It’s Freedom of, Mr. Hall, Not Freedom from

Recently, US Army Soldier and Atheist Jeremy Hall decided to test the limits of our nation’s tolerance and sue the the army over harassment because of religious discrimination from his superiors. Of course, as the basis of his lawsuit, Hall is using the last refuge of all scoundrels: the First Amendment. Specifically, the part that says:

Congress shall make no law respecting an establishment of religion, or prohibiting the free exercise thereof.

First, Mr. Hall, I don’t see what you’re complaining about. It wasn’t Congress that was harassing you over being an infidel. Secondly, and most importantly, the First Amendment says they can’t prohibit free exercise of religion. It says nothing about not being allowed to prohibit free exercise of irreligion. Nice try, Mr. Hall.

I think the intent of our Founding Fathers is quite obvious. After all, the Declaration of Independence mentions the Creator. And this document is the very basis of our modern government. When Thomas Jefferson wrote the Declaration that hot July 4th morning in 1776, he intended for the word “Creator” to signify that the fledgling United States be a nation of Christians. But Jefferson, believing in the enlightenment ideals of equality and fraternity, decided to allow believers of all stripes to be part of the world’s first democracy. This is how our Christian Founding Fathers intended it to be.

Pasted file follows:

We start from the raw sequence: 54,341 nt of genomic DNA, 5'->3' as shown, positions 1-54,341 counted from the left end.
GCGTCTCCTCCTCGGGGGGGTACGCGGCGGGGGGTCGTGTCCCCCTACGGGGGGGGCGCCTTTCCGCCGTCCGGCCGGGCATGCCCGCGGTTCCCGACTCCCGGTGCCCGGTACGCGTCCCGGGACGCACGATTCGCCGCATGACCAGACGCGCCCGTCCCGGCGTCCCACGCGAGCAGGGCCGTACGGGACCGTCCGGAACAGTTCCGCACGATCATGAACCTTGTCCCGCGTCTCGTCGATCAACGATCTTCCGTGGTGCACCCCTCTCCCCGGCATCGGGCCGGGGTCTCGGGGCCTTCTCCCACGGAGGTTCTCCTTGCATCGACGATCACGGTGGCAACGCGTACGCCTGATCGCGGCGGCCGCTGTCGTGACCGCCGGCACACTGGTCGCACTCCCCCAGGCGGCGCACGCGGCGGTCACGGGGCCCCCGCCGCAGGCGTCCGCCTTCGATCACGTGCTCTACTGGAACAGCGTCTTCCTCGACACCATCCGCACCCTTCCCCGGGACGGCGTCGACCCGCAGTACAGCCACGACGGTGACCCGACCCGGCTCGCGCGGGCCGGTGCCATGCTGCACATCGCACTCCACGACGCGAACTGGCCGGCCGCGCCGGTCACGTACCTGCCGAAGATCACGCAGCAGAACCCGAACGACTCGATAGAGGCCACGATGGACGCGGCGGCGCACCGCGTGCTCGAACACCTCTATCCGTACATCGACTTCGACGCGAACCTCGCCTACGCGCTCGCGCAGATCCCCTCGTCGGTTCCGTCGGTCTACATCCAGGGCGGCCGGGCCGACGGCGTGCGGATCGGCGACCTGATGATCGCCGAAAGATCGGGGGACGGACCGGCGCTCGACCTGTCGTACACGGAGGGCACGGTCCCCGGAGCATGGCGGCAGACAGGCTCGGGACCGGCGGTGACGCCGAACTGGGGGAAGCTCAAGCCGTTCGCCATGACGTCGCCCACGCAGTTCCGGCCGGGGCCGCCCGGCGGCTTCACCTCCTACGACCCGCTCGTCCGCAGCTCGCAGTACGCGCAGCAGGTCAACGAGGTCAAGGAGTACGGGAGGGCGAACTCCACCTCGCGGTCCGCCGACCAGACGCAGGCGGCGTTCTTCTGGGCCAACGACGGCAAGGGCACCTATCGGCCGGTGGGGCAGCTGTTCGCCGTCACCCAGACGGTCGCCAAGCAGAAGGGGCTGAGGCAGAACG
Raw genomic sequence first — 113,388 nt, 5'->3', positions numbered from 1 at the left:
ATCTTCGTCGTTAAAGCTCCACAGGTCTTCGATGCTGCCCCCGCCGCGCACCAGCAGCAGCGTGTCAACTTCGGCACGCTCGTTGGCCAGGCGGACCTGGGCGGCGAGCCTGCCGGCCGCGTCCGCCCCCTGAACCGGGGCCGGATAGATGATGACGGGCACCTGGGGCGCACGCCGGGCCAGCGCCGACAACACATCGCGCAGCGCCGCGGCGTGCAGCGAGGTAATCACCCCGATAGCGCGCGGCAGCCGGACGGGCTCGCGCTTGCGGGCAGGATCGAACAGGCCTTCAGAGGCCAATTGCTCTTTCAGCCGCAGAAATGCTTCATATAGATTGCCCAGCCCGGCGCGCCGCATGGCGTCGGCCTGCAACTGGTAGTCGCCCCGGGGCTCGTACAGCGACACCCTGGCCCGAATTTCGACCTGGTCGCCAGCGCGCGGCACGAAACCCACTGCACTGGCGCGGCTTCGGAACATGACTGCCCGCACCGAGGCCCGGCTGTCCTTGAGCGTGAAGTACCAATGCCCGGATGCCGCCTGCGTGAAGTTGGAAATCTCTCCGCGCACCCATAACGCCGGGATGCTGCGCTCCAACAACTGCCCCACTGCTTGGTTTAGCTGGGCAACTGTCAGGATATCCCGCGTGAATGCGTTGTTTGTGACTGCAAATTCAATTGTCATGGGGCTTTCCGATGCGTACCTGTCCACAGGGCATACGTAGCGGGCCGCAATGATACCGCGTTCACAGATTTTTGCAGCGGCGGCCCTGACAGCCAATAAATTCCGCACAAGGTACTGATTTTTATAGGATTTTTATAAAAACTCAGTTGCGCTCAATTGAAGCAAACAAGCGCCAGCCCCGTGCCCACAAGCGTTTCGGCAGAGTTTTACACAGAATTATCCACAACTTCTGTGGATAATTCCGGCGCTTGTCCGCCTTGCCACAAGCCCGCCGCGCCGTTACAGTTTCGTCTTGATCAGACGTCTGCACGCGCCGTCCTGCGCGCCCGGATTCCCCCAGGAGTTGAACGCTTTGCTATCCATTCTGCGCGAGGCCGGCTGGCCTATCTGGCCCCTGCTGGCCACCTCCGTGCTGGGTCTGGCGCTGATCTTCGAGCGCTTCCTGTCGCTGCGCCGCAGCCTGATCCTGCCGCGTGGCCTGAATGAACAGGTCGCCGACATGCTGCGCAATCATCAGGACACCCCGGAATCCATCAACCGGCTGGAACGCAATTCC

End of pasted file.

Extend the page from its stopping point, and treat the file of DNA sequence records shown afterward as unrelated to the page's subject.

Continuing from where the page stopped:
It is self evident that the creators of this great nation conceived it in the liberty to believe in whichever god you please and dedicated it to the proposition that all theists are created equal. Although Christians more so than others. After all, the Founders were Christians.

I’d like to conclude this post by acknowledging John F. McManus, the current president of the John Birch Society. His insightful commentary on the lawsuit was what inspired me to write this article in the first place. Mr. McManus, I am indebted to you. Now go out there and get them commies!

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~ by norealname on May 3, 2008.

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